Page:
|Vertex Hep-C Drug Shows Promise|
By Adam Feuerstein
4/16/2007 7:25 AM EDT
Updated from 9:21 p.m. EDT April 15
One of the big knocks against Vertex Pharmaceuticals (VRTX) has been that the data surrounding its hepatitis C drug telaprevir was a bit thin compared with the hype and expectations enveloping it.
But the divide between hype and reality is definitely starting to narrow, especially after Saturday, when researchers presented new clinical data on telaprevir that shows the drug having a profound, and positive, effect in the treatment of hepatitis C.
Vertex shares closed Friday down $1.39, or 4%, to $30.16. In very early premarket trading Monday, Vertex was trading at about $28.45.
There is still a lot unknown about telaprevir and what its ultimate role in hepatitis C treatment will be, but the weight of evidence is growing to suggest that the drug, at the very least, might cut in half the treatment duration for hepatitis C patients. It might also increase the number of patients cured of the disease.
If one or both of those things happens, telaprevir could be the billion-dollar molecule that Vertex CEO Joshua Boger has long searched for.
Telaprevir is a pill designed to attack hepatitis C by inhibiting the protease enzyme, one of the key enzymes the virus uses to copy itself. This "direct antiviral" approach differs from current hepatitis C drugs, which boost the immune system's ability to tamp down and eliminate the virus.
The current standard of care for hepatitis C patients is a weekly injection of long-acting alpha interferon combined with daily oral doses of a generic drug, ribavirin. A normal treatment course for Type 1 hepatitis C (the most prevalent form) takes 48 weeks to complete. But the standard treatment cures only about half of patients, and many patients find the side effects, such as flu-like symptoms, anemia and depression, difficult to tolerate.
The Vertex phase II studies underway are testing to see whether telaprevir plus various combinations of interferon and ribavirin (the standard treatment) can increase cure rates and/or shorten the duration of treatment. Researchers presented interim results from one of these studies, dubbed PROVE 1, at a European liver disease meeting held in Barcelona.
Of the 175 hepatitis C patients receiving telaprevir plus standard therapy in the PROVE 1 study, 79% reported having undetectable levels of virus in their bloodstream four weeks into treatment. By comparison, 11% of the 75 patients receiving placebo plus standard therapy reported having an undetectable viral load.
Beating back the hepatitis C virus to undetectable levels after just four weeks of treatment is what is known as a "rapid virologic response," or RVR. Previous studies of standard therapy alone have shown that patients who achieve an RVR can be treated for shorter periods of time (24 weeks instead of 48) and are more likely to become cured of hepatitis C.
Telaprevir's ability to greatly increase the percentage of patients who achieve RVR bodes well for the experimental drug. But this efficacy may not come without costs. Through 12 weeks of treatment, 11% of telaprevir patients discontinued the study, vs. 3% of patients in the placebo arm. The most common reason for telaprevir patients to stop using the drug was rash, reported by seven patients. Patients also reported gastrointestinal problems and anemia.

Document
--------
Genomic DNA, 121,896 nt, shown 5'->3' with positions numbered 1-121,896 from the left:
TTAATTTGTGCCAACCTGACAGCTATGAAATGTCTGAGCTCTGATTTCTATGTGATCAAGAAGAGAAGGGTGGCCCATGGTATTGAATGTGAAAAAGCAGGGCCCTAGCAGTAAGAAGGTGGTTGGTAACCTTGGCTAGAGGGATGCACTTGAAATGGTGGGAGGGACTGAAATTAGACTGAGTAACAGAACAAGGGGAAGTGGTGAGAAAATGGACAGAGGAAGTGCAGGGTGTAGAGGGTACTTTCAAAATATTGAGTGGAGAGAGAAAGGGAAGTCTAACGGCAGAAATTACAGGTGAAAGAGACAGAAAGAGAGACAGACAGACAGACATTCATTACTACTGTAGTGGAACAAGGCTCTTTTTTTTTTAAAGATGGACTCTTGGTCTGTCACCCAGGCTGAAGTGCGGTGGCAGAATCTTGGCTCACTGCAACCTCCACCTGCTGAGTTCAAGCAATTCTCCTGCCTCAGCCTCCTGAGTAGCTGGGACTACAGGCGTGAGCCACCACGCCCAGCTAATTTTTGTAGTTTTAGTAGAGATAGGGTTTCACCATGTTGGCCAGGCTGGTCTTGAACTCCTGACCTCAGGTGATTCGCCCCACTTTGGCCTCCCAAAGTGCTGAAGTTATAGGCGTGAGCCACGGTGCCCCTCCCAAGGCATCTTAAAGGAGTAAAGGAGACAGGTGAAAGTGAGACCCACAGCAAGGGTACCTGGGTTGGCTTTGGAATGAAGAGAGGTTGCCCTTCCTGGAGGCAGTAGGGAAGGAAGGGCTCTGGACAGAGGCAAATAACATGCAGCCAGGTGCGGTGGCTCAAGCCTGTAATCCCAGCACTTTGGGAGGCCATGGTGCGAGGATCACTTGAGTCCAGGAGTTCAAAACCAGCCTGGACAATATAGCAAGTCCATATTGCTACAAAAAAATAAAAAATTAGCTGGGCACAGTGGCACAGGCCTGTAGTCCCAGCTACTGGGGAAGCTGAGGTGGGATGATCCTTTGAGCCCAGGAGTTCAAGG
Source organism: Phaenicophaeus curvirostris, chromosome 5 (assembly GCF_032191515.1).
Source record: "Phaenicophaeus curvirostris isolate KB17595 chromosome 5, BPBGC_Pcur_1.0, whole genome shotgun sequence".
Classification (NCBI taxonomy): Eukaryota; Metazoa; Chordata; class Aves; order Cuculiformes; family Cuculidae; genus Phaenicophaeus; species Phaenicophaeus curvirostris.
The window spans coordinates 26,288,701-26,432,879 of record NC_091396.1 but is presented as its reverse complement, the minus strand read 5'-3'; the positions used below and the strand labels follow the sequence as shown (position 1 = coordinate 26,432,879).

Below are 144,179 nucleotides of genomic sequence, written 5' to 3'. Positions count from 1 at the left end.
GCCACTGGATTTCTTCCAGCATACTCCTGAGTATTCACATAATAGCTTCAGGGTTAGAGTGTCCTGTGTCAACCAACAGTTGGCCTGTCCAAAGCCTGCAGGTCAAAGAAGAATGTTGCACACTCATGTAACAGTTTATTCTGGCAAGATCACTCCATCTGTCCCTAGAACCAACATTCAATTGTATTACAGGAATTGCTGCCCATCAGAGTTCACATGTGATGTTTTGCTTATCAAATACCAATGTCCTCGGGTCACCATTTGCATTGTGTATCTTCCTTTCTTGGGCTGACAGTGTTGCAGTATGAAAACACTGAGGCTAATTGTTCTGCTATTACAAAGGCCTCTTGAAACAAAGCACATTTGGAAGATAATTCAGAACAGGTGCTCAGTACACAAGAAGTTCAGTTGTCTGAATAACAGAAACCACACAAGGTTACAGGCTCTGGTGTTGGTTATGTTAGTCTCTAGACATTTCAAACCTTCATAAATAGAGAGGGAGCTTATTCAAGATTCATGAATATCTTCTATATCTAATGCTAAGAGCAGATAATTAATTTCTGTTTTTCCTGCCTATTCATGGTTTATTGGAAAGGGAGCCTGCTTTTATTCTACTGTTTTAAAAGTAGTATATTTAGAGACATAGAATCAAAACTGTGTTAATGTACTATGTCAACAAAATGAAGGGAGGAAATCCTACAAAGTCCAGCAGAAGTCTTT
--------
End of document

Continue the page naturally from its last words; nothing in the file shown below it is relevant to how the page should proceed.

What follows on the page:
While doctors at the Barcelona meeting said the telaprevir rash was manageable and treatable, anecdotal patient reports have suggested the rash is severe and a significant obstacle to completing treatment.
Michael Partridge, a Vertex spokesman, says the overall dropout rate so far in the Prove 1 study was relatively low. He said the rash reported may not be distinguishable from rash often reported in patients taking ribavirin but added that the company and its researchers continue to monitor it.
As I discussed in a previous column, many investors were anxiously awaiting the results of a particular arm (Arm D) of the PROVE 1 study that gave patients telaprevir plus standard therapy for a relatively short 12 weeks. Researchers then stopped treatment for these patients altogether but followed them to determine what happened to the hepatitis C virus in their systems.
As reported Saturday, 17 patients were enrolled in Arm D, but only nine of them made it through all 12 weeks of treatment. Of these nine, six had undetectable levels of virus measured 20 weeks after treatment stopped.
A 66% "cure" rate at 20 weeks is good, but the small number of patients makes the result difficult to interpret. Furthermore, the high number of patients who either discontinued treatment or relapsed after treatment raises questions about the viability of treating patients with only 12 weeks of telaprevir and standard of care.
It's likely that investors will view the Arm D results as somewhat of a disappointment.
Vertex's Partridge says Arm D is a proof of concept and that more data is necessary before passing judgment. A European version of PROVE 1 -- dubbed PROVE 2 -- is enrolling more patients and will provide a more definitive answer.
As I said above, exactly how long patients will require treatment is one of the unknowns about telaprevir. Additional data to be presented later this year from PROVE 1 and PROVE 2 should clarify this.
As it stands, however, Vertex believes that telaprevir will be dosed for 12 weeks, with standard of care (interferon plus ribavirin) dosing likely to last 12 to 24 weeks. (At its longest, that's 12 weeks of triple combination plus another 12 weeks of standard therapy.) Recall that current standard treatment calls for interferon and ribavirin to be dosed for 48 weeks.
The benefit shown by telaprevir does continue past four weeks, according to additional data presented Saturday.
After 12 weeks of treatment, 70% of telaprevir patients reported undetectable levels of virus compared to 39% of patients in the placebo arm.